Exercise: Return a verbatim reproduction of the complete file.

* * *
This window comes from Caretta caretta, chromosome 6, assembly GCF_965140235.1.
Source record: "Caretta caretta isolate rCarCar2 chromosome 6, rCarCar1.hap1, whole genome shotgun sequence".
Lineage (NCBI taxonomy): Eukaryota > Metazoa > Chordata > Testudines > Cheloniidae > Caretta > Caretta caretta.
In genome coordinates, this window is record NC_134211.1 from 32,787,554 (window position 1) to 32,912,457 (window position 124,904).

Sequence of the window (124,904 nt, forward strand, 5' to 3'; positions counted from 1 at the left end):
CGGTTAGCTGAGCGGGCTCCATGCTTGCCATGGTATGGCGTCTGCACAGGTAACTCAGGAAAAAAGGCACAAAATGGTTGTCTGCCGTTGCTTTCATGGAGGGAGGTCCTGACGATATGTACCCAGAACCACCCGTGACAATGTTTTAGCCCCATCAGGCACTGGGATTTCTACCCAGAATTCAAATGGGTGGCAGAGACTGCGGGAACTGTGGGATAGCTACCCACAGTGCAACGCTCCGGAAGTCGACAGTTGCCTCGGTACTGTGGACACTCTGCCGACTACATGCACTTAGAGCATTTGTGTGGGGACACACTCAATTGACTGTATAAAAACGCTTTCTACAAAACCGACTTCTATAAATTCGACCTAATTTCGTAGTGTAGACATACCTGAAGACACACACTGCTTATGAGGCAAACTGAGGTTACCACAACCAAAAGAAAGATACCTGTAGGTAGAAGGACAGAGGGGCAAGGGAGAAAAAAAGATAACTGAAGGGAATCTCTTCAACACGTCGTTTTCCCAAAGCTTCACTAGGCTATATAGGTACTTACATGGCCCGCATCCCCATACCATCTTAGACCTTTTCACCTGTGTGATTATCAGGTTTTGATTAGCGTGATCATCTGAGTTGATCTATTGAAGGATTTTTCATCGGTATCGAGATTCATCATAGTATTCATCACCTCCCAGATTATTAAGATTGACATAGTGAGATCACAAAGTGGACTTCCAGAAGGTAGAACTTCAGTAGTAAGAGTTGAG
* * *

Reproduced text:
This window comes from Caretta caretta, chromosome 6, assembly GCF_965140235.1.
Source record: "Caretta caretta isolate rCarCar2 chromosome 6, rCarCar1.hap1, whole genome shotgun sequence".
Lineage (NCBI taxonomy): Eukaryota > Metazoa > Chordata > Testudines > Cheloniidae > Caretta > Caretta caretta.
In genome coordinates, this window is record NC_134211.1 from 32,787,554 (window position 1) to 32,912,457 (window position 124,904).

Sequence of the window (124,904 nt, forward strand, 5' to 3'; positions counted from 1 at the left end):
CGGTTAGCTGAGCGGGCTCCATGCTTGCCATGGTATGGCGTCTGCACAGGTAACTCAGGAAAAAAGGCACAAAATGGTTGTCTGCCGTTGCTTTCATGGAGGGAGGTCCTGACGATATGTACCCAGAACCACCCGTGACAATGTTTTAGCCCCATCAGGCACTGGGATTTCTACCCAGAATTCAAATGGGTGGCAGAGACTGCGGGAACTGTGGGATAGCTACCCACAGTGCAACGCTCCGGAAGTCGACAGTTGCCTCGGTACTGTGGACACTCTGCCGACTACATGCACTTAGAGCATTTGTGTGGGGACACACTCAATTGACTGTATAAAAACGCTTTCTACAAAACCGACTTCTATAAATTCGACCTAATTTCGTAGTGTAGACATACCTGAAGACACACACTGCTTATGAGGCAAACTGAGGTTACCACAACCAAAAGAAAGATACCTGTAGGTAGAAGGACAGAGGGGCAAGGGAGAAAAAAAGATAACTGAAGGGAATCTCTTCAACACGTCGTTTTCCCAAAGCTTCACTAGGCTATATAGGTACTTACATGGCCCGCATCCCCATACCATCTTAGACCTTTTCACCTGTGTGATTATCAGGTTTTGATTAGCGTGATCATCTGAGTTGATCTATTGAAGGATTTTTCATCGGTATCGAGATTCATCATAGTATTCATCACCTCCCAGATTATTAAGATTGACATAGTGAGATCACAAAGTGGACTTCCAGAAGGTAGAACTTCAGTAGTAAGAGTTGAG